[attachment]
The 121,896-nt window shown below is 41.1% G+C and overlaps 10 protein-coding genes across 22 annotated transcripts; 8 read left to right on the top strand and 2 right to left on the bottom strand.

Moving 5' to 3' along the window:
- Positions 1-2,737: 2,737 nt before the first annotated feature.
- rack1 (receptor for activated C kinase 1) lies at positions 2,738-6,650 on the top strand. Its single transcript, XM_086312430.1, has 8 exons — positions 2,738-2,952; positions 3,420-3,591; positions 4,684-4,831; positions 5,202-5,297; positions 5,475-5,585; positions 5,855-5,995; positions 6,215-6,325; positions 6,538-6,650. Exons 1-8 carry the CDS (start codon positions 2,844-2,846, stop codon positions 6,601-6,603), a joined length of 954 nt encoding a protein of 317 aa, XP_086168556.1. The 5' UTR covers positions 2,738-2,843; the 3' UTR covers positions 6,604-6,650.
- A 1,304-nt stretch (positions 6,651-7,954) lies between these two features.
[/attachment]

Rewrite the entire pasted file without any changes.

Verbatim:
The 121,896-nt window shown below is 41.1% G+C and overlaps 10 protein-coding genes across 22 annotated transcripts; 8 read left to right on the top strand and 2 right to left on the bottom strand.

Moving 5' to 3' along the window:
- Positions 1-2,737: 2,737 nt before the first annotated feature.
- rack1 (receptor for activated C kinase 1) lies at positions 2,738-6,650 on the top strand. Its single transcript, XM_086312430.1, has 8 exons — positions 2,738-2,952; positions 3,420-3,591; positions 4,684-4,831; positions 5,202-5,297; positions 5,475-5,585; positions 5,855-5,995; positions 6,215-6,325; positions 6,538-6,650. Exons 1-8 carry the CDS (start codon positions 2,844-2,846, stop codon positions 6,601-6,603), a joined length of 954 nt encoding a protein of 317 aa, XP_086168556.1. The 5' UTR covers positions 2,738-2,843; the 3' UTR covers positions 6,604-6,650.
- A 1,304-nt stretch (positions 6,651-7,954) lies between these two features.